Rock Band 4 Review on Xbox One
When I first heard that both Rock Band and the Guitar Hero franchise were returning, I wasn’t exactly thrilled. These games had a tendency to be released frequently, and absolutely had a reputation of diminishing quality with each release. I hesitantly gathered the band back together, plugged in all our plastic instruments and nervously booted Rock Band 4 up. Thankfully, with an extended break — Rock Band 4‘s hardcore rhythm gameplay brings it back to the basics and is an absolute blast.
If you’re wanting to rock immediately, Rock Band 4 has the Band-In-a-Box bundle. For $249.99, this massive box contains all of which you need to play: a wireless guitar, wireless drum set, the game, and a wired mic. You can also use most of your old equipment if you still have that lying around. One of the downsides of this franchise is how expensive all of these instruments can get, so if you have some leftover pieces of your former rock glory, use them.
For Xbox One gamers, it’s more of a hassle. If you’re looking to use your Xbox 360 instruments, you’re going to have to fork over additional cash for the Legacy Adapter. You can buy the game and adapter in a bundle for $79.99 but if you choose to buy the Legacy Adapter separately, good luck trying to find one — it’s nearly impossible.
It’s a shame that at launch the peripherals are hard to get a hold of, but at least there are options available. I just wish I didn’t feel like I’m being punished for playing on the Xbox One.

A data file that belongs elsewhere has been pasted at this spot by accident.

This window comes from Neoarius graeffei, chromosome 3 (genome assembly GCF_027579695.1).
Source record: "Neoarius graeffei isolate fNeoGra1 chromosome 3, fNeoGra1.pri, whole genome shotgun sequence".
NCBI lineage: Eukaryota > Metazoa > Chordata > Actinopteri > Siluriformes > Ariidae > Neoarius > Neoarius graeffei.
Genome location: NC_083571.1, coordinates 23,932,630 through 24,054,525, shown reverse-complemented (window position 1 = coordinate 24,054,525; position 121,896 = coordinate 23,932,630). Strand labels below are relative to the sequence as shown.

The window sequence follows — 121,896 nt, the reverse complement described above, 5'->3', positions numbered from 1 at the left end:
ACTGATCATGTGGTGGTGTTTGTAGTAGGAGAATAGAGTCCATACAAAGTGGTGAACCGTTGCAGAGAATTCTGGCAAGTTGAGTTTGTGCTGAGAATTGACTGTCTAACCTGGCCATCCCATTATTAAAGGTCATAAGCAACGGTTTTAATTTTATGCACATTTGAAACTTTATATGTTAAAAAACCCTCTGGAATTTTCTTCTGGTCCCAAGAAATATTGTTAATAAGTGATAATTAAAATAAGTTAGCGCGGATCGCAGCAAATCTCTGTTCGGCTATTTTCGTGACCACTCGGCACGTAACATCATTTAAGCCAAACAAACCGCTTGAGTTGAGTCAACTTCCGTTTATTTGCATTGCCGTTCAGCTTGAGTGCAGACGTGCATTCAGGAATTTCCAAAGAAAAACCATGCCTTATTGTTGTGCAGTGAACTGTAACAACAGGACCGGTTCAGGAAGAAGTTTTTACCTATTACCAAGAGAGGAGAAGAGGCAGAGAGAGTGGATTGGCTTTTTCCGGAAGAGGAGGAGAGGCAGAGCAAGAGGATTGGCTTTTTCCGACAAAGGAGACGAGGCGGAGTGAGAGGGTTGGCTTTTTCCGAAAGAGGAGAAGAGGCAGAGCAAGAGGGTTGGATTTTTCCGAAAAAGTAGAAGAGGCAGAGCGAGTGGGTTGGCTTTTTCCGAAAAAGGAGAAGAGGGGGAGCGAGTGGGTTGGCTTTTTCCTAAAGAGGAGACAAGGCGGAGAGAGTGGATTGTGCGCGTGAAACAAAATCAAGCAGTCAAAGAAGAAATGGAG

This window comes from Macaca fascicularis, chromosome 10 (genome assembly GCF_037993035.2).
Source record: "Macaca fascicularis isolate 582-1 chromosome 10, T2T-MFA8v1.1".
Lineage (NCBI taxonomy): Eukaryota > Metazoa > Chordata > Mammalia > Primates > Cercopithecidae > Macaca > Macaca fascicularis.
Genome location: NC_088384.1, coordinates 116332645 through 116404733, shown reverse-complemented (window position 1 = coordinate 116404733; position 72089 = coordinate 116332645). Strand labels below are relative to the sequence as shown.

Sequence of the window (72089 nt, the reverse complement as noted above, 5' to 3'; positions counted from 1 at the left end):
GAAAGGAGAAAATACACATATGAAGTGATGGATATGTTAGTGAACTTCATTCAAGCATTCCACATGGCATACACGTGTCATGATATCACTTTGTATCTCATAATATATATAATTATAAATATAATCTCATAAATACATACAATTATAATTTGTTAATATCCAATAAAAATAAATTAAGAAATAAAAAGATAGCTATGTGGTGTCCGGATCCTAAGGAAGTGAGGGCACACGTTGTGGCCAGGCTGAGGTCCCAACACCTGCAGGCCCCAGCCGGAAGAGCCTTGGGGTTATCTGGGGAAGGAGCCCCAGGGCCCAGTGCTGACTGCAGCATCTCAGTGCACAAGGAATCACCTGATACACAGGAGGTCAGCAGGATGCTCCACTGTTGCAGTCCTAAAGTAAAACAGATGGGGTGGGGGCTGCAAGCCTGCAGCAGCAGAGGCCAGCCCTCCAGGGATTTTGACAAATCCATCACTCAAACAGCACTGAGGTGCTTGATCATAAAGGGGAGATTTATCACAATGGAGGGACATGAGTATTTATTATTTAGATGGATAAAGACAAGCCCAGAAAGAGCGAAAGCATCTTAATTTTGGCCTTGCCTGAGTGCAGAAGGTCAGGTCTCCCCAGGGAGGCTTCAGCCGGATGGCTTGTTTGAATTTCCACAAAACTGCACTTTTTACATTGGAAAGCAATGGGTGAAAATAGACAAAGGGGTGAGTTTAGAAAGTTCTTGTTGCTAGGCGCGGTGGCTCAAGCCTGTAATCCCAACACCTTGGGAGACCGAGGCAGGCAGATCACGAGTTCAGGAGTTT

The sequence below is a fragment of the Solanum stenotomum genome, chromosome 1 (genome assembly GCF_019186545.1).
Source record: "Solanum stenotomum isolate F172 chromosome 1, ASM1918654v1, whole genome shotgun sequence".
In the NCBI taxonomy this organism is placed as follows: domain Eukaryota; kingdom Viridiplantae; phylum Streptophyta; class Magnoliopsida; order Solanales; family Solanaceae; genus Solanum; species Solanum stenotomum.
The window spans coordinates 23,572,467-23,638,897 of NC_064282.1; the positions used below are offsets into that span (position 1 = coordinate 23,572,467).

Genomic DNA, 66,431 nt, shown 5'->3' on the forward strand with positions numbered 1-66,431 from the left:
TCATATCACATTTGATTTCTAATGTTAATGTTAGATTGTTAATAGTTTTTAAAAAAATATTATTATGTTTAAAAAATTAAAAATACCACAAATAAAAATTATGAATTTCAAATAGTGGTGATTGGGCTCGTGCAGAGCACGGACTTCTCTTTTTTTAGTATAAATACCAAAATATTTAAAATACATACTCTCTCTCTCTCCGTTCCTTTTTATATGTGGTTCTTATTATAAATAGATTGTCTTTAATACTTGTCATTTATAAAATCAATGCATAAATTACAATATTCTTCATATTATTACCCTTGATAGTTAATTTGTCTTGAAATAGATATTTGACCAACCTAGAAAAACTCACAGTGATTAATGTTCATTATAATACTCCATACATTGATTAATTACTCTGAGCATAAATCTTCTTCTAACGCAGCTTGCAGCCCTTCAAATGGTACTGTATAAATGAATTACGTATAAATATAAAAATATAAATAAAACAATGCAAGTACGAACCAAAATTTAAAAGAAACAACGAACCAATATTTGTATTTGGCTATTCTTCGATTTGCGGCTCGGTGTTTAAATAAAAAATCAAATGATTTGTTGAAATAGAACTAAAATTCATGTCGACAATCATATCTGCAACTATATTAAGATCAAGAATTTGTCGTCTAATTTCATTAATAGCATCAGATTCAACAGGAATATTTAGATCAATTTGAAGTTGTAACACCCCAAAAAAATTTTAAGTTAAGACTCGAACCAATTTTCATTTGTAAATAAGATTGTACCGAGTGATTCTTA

Of course, keeping the game back to the fundamentals, there are some sacrifices. Unfortunately, the career mode in Rock Band 4 is oversimplified. It’s a choose your own adventure that offers little difference. For example, early in the game you can choose to hop in a rickety old van to gain more fans, but the downside is that you could lose out on fast cash. It’s push and pull-like choices, but your decisions really don’t make that much of a difference.
It’s nice to have a campaign but it would have been better to see it more fleshed out. Perhaps with cutscenes or a fun animation to make it less boring. The writing is entertaining, but this doesn’t really fulfill the fantasy of being a rock star. Also minor, but equally frustrating, is the limited character customization, the game does offer plenty of unlockable instruments though, if you’re into that.
It’s not all bad, though, you’ll be barely looking at your characters during gameplay anyway. Even the venues are rarely noticed. In fact, I could barely tell any of them apart. Rock Band 4 has plenty of style, just not a whole lot of substance.